Emergency Preparedness

When a large-scale emergency or disaster occurs, there is typically little or no warning.  First responder resources are quickly taxed beyond their normal capabilities.  Public utilities such as electricity, water, and communications may be disrupted for hours or even days.  And although state and federal disaster response will be called to help, it can take several days to get these resources in place.  This is why personal disaster preparedness is so vital.

The Federal Emergency Management Agency (FEMA) strongly suggests that individuals and families make preparations to be self-sufficient for at least 72 hours after a disaster occurs.  According to the FEMA website www.ready.gov, individuals and families should, 1) be informed, 2) make a plan, 3) build a kit, and 4) get involved.  What do these basic preparedness tenets mean?

Being informed includes:

Family emergency plans should include:

  • How will my family/household get emergency alerts and warnings?
  • How will my family/household get to safe locations for relevant emergencies?
  • How will my family/household get in touch if cell phones, internet, or landlines don’t work?
  • How will I let loved ones know I am safe?
  • How will my family/household get to a meeting place after the emergency?

Great planning resources are available at www.ready.gov.

A basic emergency kit should include:

  • Water: one gallon of water per person per day for at least three days, for drinking and sanitation
  • Food: at least a three-day supply of non-perishable food and manual can opener
  • Battery-powered or hand crank radio and extra batteries
  • Flashlight and extra batteries
  • First aid kit
  • Prescription medications
  • Whistle to signal for help
  • Moist towelettes, garbage bags and plastic ties for personal sanitation
  • Wrench or pliers to turn off utilities
  • Cell phone charger, inverter or solar charger

How can you get involved?

  • Volunteer to support disaster efforts in your community. Get trained and volunteer with a local Community Emergency Response Team (CERT), the American Red Cross or Salvation Army.  Your local fire or law enforcement agency may also have a volunteer group.  Many local faith-based and community organizations have programs active in supporting disasters too.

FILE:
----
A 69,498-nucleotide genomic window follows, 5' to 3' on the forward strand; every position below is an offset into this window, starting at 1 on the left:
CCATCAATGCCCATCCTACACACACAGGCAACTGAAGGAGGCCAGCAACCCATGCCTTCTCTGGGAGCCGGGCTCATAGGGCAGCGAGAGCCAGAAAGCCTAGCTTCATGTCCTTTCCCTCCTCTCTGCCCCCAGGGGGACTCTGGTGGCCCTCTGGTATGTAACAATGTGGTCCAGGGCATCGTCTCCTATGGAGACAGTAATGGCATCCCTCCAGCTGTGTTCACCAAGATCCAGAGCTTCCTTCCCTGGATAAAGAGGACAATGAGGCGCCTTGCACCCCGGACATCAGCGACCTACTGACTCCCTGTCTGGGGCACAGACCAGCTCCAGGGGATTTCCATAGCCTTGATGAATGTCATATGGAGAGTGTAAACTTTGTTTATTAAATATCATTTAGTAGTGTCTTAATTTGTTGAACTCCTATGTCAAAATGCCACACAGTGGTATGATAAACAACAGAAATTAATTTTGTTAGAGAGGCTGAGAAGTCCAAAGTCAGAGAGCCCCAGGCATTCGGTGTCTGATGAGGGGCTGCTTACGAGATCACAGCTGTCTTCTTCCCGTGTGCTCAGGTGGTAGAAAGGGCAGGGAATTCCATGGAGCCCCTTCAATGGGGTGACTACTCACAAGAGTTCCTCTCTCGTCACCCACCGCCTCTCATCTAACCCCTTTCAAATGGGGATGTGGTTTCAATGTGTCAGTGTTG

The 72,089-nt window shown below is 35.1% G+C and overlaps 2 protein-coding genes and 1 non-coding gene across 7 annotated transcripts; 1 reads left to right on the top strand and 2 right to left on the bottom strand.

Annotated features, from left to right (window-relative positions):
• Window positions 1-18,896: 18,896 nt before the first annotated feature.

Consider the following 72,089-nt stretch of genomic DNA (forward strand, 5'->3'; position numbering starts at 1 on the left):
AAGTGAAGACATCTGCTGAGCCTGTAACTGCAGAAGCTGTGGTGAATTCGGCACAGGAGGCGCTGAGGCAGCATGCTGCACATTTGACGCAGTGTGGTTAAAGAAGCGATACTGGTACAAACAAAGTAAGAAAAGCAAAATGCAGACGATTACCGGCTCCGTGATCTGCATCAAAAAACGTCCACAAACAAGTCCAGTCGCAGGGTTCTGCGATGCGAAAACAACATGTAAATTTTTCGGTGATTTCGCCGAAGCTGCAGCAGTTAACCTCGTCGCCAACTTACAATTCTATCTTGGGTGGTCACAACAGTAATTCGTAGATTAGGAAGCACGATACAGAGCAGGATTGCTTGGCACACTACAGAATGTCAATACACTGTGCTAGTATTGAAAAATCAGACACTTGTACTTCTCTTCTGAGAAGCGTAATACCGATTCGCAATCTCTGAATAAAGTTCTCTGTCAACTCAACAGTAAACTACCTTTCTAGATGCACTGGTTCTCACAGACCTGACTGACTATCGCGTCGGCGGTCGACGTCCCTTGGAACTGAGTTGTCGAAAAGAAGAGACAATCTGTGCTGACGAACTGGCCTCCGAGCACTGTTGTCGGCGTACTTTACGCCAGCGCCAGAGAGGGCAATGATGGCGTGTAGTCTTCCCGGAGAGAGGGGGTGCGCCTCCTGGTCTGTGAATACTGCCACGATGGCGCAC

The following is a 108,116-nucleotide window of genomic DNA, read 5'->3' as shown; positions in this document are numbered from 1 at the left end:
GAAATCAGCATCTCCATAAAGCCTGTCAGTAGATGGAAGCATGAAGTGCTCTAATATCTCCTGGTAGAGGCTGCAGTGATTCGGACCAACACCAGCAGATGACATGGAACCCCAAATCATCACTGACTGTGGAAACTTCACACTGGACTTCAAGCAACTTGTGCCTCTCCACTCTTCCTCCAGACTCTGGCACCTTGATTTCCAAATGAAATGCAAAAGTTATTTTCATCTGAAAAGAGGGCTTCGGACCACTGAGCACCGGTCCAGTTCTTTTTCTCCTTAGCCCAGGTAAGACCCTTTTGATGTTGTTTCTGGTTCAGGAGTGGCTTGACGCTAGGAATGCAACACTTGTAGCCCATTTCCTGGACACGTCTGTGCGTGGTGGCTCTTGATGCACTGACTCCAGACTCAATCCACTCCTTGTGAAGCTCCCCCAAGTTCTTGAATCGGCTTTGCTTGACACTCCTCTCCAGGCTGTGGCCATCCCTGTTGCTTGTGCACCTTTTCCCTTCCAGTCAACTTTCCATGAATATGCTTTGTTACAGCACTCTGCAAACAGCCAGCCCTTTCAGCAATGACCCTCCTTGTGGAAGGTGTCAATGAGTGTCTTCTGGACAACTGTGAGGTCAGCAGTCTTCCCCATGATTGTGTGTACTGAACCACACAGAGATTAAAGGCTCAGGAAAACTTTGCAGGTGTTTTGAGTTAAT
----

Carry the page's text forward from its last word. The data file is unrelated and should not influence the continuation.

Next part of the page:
• Join or start a preparedness project.  For example Cochise County Office of Emergency Services has a Praise & Preparedness program.  This program helps local churches prepare an emergency plan, promote emergency preparedness among the membership, and even form a disaster response group if desired.  See Praise & Preparedness under the menu bar for more information. 
  • If you live in an area with a wildfire threat, consider forming a neighborhood Firewise group.  Great information can be found at www.firewise.org.
  • Support major disasters by donating cash or goods which may help meet the needs of your community in times of disaster. One caveat: be careful to donate only what is requested.  Often during a disaster, well-meaning residents donate used cloths or other items that are not needed.  This causes additional burdens (warehousing, collections, etc.) on disaster response personnel and resources.  Cash donations are typically best.

Businesses

Disaster Preparedness is not only for individuals and families.  Businesses should also be prepared for disasters by developing a Business Continuity Plan.  According to FEMA disaster statistics, 40% of businesses never reopen after a disaster and another 25% fail within one year of the disaster.  For a community to successfully recover from the impacts of a disaster, it is essential for local businesses to recover.  Having a business continuity plan can increase the chances of a business surviving a disaster.  And while professional business continuity consultants can be contracted to guide business owners through the planning process, there are free online resources to help small businesses develop basic business continuity plans.  Go to https://www.ready.gov/business to get started.

Get Started….

This page is not an all-inclusive preparedness resource.  It is intended to get you started down the road of personal disaster preparedness.  Remember, during a disaster normal public services may be disrupted for several days.  Being informed, having a plan, building a kit and knowing how to get involved will make you and your family more self-reliant during those critical 72 hours after impact.  And self-reliant citizens result in disaster-resilient communities. Get started…

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